Dividends are nice. But they're particularly great when they increase every year at meaningful rates. Two companies doing this are business software company Oracle (NYSE:ORCL) and discount retailer Dollar General (NYSE:DG). In fact, both of these companies announced increases to their quarterly dividends just this week.
Here's a look at these two dividend stocks' latest increases, as well as their potential for further dividend growth in the coming years.
On Thursday, March 14, Oracle said its board approved a quarterly dividend of $0.24, up an impressive 26% compared to its previous quarterly dividend of $0.19. The dividend, Oracle said, will be paid to stockholders of record as of the close of business on April 11, with a payment date of April 25.
In light of this dividend increase, Oracle now has a forward dividend yield of 1.8%.
This extends Oracle's long history of dividend increases. The company's quarterly dividend has doubled over the last five years, making Oracle a solid dividend growth stock.
But can its dividend growth continue? Probably, as the company is currently only paying out about 22% of its annual free cash flow in dividends.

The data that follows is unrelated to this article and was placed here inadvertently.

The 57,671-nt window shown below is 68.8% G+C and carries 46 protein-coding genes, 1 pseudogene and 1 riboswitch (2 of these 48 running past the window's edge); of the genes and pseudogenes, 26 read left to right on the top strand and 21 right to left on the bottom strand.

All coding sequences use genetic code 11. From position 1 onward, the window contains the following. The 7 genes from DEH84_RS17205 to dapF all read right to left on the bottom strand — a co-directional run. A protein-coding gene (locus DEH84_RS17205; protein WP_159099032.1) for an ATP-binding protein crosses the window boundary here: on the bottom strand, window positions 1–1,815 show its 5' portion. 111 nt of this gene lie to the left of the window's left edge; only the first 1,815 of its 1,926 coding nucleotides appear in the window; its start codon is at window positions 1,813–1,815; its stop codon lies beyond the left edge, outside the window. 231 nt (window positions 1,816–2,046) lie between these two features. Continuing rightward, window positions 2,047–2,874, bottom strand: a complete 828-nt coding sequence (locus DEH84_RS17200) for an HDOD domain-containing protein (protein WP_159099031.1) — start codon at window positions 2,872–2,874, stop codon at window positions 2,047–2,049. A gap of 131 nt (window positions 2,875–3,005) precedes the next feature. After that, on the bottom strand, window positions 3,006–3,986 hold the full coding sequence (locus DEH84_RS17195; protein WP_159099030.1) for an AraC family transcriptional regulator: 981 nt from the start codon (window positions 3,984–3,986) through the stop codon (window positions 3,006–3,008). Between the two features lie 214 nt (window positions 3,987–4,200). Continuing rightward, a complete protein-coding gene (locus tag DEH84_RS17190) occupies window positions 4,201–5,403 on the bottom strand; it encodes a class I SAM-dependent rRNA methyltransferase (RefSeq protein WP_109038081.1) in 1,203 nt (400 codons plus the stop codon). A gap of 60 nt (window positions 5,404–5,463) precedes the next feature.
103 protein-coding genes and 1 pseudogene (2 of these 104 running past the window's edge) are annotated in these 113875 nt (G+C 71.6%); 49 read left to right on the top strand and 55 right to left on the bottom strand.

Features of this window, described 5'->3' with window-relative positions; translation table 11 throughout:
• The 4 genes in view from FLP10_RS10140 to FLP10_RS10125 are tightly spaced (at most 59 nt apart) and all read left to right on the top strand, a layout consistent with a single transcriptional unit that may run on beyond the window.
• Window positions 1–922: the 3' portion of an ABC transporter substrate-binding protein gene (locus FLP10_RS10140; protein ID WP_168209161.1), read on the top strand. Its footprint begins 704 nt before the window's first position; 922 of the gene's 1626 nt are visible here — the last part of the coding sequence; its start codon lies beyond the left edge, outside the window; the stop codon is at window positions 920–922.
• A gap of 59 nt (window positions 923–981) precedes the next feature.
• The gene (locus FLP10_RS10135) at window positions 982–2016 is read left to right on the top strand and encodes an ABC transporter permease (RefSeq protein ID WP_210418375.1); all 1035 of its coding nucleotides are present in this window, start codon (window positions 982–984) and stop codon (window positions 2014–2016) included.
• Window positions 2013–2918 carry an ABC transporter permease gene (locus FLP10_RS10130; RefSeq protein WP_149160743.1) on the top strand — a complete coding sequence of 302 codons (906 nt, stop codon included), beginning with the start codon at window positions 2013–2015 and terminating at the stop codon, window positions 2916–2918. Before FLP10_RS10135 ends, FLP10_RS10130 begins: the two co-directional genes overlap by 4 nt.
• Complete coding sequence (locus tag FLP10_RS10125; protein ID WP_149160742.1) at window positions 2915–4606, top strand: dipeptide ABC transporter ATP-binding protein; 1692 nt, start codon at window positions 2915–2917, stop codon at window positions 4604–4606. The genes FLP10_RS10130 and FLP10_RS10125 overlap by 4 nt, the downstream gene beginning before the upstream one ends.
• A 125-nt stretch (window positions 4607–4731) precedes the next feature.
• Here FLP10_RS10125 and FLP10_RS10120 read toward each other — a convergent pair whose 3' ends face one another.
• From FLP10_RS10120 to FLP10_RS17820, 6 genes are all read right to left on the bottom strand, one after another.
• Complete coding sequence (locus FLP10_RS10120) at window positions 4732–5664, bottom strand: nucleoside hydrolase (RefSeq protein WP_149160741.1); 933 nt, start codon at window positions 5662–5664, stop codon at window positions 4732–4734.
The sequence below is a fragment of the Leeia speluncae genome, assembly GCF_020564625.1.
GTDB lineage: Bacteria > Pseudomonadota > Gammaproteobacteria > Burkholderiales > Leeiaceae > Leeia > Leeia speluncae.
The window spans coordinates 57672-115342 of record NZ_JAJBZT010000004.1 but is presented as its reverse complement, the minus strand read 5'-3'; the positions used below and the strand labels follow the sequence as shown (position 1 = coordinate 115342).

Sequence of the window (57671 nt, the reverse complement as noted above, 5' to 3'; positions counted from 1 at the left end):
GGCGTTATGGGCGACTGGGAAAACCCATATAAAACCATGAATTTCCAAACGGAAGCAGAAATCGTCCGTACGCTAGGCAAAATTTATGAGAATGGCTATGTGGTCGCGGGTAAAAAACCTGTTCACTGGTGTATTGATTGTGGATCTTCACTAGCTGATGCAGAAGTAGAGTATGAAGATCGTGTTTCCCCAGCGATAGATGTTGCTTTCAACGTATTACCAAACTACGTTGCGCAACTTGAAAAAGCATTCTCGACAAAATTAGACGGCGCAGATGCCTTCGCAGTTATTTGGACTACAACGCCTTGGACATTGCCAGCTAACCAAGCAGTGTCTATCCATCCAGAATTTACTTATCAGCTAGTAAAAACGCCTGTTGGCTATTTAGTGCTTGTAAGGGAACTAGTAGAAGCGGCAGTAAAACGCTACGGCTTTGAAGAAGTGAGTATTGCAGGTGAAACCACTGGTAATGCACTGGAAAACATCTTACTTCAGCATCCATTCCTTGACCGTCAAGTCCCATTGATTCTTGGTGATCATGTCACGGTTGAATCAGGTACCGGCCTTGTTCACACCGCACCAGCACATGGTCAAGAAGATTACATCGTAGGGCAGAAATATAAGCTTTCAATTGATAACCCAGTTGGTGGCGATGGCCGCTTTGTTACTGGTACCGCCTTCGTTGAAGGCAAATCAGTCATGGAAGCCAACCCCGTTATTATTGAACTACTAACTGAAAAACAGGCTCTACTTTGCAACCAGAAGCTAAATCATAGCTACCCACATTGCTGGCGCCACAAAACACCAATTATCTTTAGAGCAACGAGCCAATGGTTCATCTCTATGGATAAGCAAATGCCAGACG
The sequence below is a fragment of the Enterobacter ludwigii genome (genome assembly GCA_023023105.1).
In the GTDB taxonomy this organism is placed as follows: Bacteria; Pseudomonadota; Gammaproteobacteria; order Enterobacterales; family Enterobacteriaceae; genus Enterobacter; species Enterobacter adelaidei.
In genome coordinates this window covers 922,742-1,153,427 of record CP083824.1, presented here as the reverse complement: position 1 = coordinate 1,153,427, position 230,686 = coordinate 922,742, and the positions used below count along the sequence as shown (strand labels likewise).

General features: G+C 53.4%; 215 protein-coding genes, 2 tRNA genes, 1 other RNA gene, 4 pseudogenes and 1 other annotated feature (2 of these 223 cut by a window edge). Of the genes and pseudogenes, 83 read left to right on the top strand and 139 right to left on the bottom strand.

Oracle's underlying business also appears to be in good enough shape to keep supporting dividend growth. Consider the company's just-announced fiscal third-quarter results, which saw revenue rise 3% in constant currency and non-GAAP EPS rise 8% year over year.
Discount retailer Dollar General announced a 10% increase to its quarterly dividend on the same day that Oracle announced its dividend increase. This puts Dollar General's quarterly dividend at $0.32, giving the stock a 1.3% forward dividend yield.
The dividend will be payable on or before April 23 to shareholders of record as of close of business on April 9, the company said.
Dollar General's dividend growth hasn't been as impressive as Oracle's. Since 2015, the company's quarterly dividend has increased from $0.22 to $0.32, compounding at an average rate of just below 10%. But, like Oracle, Dollar General has significant room for further dividend increases. Annual dividend payments currently amount to just 21% of trailing-12-month free cash flow.
More importantly, Dollar General's business is growing nicely. Fourth-quarter net sales were up 8.5% year over year and sales for its just-ended fiscal 2018 increased 9.2% year over year. In addition, the company's fourth-quarter earnings per share climbed 24.3% year over year when excluding a $311 million benefit to net income for the remeasurement of deferred tax assets and liabilities in the fourth quarter of fiscal 2017.
Both of these stocks may have fairly small dividend yields, but there's a good chance they will each continue to increase their dividends at meaningful rates in the years to come.